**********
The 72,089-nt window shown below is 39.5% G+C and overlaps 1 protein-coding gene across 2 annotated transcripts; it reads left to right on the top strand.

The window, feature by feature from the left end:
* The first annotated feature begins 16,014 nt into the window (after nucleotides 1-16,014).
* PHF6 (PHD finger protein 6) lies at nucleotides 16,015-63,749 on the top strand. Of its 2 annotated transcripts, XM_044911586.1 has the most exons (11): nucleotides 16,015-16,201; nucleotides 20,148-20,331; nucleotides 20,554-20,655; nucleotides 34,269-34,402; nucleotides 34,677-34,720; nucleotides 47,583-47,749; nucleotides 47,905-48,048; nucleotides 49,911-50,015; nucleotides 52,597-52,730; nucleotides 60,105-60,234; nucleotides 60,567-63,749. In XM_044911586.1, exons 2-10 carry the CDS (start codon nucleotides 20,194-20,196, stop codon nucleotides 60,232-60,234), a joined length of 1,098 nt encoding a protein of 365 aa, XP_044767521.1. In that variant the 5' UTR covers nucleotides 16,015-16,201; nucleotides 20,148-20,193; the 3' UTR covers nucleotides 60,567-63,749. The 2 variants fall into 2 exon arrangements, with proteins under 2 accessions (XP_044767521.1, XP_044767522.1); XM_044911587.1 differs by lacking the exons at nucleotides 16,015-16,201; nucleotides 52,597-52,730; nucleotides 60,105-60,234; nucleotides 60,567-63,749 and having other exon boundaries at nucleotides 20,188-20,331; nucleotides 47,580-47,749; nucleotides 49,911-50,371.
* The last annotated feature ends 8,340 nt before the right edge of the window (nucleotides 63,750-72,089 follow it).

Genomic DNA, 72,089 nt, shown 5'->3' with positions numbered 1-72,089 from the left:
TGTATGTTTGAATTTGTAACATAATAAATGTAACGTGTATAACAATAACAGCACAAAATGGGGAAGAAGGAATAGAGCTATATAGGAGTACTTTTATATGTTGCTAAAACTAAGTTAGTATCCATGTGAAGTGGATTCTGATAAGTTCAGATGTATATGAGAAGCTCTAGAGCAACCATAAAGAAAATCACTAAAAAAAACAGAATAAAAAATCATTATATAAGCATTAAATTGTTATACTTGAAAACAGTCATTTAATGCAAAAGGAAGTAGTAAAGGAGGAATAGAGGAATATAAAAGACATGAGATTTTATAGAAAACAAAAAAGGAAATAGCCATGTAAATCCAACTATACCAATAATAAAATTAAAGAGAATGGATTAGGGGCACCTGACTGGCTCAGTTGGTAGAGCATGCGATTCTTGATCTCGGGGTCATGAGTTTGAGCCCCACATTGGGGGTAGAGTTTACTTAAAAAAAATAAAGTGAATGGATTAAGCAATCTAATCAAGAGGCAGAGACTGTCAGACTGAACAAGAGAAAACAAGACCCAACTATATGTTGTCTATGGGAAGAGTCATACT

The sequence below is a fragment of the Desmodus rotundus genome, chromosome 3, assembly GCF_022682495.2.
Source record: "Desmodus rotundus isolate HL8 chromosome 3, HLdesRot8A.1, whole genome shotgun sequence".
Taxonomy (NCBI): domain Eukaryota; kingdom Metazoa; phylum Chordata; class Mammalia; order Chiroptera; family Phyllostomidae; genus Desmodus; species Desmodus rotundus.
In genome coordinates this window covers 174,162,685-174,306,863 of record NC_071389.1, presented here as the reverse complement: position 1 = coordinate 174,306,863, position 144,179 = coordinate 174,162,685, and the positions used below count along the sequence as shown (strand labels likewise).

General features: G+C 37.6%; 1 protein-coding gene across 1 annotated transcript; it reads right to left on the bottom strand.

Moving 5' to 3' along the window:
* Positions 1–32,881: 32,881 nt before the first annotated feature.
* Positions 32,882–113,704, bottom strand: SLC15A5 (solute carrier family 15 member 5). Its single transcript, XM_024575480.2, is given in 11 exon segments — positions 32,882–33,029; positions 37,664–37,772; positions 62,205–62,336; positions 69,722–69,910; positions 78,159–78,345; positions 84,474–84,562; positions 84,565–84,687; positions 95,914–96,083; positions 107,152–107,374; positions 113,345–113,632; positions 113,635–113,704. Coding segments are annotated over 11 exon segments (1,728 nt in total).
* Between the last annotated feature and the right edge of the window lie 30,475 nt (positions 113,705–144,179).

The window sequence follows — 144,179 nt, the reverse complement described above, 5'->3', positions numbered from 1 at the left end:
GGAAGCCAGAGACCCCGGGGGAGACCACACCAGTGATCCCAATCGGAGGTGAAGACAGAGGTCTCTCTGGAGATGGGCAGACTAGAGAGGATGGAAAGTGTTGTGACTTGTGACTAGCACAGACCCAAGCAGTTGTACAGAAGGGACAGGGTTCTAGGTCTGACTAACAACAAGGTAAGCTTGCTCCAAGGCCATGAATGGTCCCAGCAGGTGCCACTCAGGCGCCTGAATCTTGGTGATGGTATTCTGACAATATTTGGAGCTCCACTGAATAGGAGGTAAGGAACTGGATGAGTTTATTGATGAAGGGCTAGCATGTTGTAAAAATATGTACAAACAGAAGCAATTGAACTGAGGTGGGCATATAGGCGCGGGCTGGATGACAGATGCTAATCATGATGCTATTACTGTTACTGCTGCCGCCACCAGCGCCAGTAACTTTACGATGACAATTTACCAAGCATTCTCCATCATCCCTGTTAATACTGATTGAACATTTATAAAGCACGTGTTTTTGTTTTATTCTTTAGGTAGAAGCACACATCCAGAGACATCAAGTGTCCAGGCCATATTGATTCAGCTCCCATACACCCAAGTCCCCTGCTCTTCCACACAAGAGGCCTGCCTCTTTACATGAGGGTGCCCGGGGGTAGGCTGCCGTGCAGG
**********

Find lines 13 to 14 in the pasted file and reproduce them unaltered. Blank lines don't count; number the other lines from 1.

Moving 5' to 3' along the window:
* Positions 1–32,881: 32,881 nt before the first annotated feature.